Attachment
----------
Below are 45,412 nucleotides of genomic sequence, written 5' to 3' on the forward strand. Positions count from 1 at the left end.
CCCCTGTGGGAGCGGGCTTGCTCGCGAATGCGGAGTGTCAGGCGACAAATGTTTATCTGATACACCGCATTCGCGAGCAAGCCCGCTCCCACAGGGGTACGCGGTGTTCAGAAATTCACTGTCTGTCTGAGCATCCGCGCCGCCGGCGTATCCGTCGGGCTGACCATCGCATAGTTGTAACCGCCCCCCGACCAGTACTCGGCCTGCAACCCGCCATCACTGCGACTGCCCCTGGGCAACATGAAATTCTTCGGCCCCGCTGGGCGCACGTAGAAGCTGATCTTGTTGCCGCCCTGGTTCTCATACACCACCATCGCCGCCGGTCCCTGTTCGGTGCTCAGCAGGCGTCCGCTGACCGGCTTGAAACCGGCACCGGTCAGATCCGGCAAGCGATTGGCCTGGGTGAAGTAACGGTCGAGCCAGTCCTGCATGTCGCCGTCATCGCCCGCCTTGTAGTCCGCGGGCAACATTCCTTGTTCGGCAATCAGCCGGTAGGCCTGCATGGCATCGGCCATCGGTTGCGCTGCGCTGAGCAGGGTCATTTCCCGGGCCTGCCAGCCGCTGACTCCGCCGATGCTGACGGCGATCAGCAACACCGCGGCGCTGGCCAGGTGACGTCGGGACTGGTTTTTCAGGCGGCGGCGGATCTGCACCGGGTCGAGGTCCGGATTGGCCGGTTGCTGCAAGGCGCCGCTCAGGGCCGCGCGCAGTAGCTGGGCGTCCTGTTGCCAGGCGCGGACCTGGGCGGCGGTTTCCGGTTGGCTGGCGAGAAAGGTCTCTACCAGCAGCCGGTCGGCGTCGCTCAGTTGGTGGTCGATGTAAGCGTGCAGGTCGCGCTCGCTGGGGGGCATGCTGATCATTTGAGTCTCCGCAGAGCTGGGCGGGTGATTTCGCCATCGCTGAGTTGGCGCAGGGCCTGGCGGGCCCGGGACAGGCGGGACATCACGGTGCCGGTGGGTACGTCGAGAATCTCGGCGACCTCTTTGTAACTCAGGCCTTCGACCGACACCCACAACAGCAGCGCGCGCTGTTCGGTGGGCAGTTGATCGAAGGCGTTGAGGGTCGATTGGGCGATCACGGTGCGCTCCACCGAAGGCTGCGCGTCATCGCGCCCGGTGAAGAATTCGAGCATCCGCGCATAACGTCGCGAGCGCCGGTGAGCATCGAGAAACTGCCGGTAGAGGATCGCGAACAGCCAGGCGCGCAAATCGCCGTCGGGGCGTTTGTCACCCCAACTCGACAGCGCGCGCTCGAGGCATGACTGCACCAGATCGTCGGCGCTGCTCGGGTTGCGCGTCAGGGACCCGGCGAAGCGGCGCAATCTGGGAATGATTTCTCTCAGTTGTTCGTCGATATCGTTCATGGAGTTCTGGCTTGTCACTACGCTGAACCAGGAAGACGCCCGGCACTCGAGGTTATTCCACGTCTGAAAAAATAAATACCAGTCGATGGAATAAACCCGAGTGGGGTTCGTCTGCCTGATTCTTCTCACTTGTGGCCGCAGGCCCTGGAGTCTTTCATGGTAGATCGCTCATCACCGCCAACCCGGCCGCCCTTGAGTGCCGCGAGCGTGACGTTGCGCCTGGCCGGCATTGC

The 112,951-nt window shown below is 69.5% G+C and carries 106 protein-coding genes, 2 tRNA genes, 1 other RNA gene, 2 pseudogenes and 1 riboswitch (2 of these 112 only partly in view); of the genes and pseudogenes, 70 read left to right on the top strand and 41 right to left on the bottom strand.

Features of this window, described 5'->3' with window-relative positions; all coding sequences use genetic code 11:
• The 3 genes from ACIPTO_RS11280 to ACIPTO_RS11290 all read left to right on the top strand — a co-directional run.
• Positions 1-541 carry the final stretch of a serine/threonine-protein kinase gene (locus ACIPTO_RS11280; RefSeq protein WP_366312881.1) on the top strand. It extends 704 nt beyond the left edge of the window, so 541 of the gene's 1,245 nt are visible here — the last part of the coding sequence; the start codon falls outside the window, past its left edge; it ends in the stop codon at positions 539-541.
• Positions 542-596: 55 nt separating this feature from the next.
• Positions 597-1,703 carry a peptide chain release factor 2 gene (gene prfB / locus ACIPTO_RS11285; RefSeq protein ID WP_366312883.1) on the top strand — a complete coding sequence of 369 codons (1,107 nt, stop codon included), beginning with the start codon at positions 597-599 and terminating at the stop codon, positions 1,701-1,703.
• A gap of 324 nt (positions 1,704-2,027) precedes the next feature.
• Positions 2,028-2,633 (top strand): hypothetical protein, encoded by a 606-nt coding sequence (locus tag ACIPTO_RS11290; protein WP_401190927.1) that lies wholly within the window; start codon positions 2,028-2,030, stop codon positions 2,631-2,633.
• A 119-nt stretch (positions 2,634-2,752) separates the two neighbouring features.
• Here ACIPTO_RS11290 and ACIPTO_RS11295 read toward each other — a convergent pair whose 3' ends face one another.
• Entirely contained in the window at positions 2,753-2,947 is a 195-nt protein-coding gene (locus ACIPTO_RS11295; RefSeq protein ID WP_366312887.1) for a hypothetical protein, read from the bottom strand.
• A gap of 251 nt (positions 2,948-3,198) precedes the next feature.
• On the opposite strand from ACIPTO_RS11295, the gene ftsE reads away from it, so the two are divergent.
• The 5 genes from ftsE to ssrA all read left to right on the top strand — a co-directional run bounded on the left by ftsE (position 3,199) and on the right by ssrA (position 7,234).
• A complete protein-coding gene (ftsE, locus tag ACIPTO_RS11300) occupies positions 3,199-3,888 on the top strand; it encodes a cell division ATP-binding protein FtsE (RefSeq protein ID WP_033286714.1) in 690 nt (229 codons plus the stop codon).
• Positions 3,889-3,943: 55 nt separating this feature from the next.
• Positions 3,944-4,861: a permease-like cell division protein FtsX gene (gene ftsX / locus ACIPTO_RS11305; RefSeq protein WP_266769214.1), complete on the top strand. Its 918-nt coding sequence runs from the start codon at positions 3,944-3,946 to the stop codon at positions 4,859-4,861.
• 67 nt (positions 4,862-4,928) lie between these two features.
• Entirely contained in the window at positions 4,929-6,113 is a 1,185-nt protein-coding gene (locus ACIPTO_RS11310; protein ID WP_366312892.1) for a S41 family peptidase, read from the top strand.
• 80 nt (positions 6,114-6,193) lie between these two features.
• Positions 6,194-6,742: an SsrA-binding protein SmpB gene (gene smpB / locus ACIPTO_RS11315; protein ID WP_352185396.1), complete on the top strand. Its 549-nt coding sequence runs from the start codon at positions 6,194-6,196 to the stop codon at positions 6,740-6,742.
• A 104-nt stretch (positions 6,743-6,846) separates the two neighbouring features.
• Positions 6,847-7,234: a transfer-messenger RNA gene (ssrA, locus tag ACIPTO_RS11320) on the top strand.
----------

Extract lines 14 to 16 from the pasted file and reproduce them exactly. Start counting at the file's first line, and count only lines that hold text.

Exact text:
• A gap of 251 nt (positions 2,948-3,198) precedes the next feature.
• On the opposite strand from ACIPTO_RS11295, the gene ftsE reads away from it, so the two are divergent.
• The 5 genes from ftsE to ssrA all read left to right on the top strand — a co-directional run bounded on the left by ftsE (position 3,199) and on the right by ssrA (position 7,234).